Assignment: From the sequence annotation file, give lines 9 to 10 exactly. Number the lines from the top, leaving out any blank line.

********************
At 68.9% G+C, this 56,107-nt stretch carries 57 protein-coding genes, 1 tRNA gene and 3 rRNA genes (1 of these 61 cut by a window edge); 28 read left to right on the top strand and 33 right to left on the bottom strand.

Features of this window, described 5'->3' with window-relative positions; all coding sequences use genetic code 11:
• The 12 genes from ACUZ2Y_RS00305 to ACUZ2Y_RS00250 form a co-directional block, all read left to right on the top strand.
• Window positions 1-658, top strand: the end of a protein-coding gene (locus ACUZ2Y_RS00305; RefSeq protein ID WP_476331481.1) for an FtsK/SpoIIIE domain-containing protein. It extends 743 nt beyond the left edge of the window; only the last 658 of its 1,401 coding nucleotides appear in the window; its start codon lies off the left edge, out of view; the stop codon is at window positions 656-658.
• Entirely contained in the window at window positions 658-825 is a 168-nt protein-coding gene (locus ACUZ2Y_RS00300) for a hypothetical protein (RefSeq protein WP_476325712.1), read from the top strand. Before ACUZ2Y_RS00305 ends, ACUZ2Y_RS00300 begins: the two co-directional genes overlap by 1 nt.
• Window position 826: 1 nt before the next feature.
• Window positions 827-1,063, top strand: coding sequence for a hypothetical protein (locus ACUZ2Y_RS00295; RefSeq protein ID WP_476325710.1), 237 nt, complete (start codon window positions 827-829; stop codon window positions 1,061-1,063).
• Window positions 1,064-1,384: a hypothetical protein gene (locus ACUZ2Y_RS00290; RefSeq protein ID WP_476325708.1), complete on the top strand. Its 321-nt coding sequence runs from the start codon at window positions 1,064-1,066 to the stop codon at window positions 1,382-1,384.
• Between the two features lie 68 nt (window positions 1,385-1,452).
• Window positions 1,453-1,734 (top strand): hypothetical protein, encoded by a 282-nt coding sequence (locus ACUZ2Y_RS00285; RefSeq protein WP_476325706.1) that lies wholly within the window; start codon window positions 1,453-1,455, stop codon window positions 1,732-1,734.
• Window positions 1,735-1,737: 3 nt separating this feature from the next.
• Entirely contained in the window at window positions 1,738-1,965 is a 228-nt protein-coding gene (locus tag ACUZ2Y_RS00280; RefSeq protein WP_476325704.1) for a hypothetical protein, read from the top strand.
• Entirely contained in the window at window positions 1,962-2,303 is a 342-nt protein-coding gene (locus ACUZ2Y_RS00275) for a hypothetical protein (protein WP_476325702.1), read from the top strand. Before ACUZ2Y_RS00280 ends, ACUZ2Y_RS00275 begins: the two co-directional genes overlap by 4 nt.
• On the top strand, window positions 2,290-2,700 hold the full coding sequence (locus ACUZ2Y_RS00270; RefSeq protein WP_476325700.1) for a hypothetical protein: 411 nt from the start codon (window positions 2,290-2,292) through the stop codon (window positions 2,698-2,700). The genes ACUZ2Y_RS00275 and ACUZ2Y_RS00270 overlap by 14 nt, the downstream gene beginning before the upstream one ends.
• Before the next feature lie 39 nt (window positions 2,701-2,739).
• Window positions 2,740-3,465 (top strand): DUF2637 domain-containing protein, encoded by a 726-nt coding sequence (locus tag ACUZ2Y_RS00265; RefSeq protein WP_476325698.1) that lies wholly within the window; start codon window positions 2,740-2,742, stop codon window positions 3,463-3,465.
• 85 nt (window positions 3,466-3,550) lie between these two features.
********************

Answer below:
• Between the two features lie 68 nt (window positions 1,385-1,452).
• Window positions 1,453-1,734 (top strand): hypothetical protein, encoded by a 282-nt coding sequence (locus ACUZ2Y_RS00285; RefSeq protein WP_476325706.1) that lies wholly within the window; start codon window positions 1,453-1,455, stop codon window positions 1,732-1,734.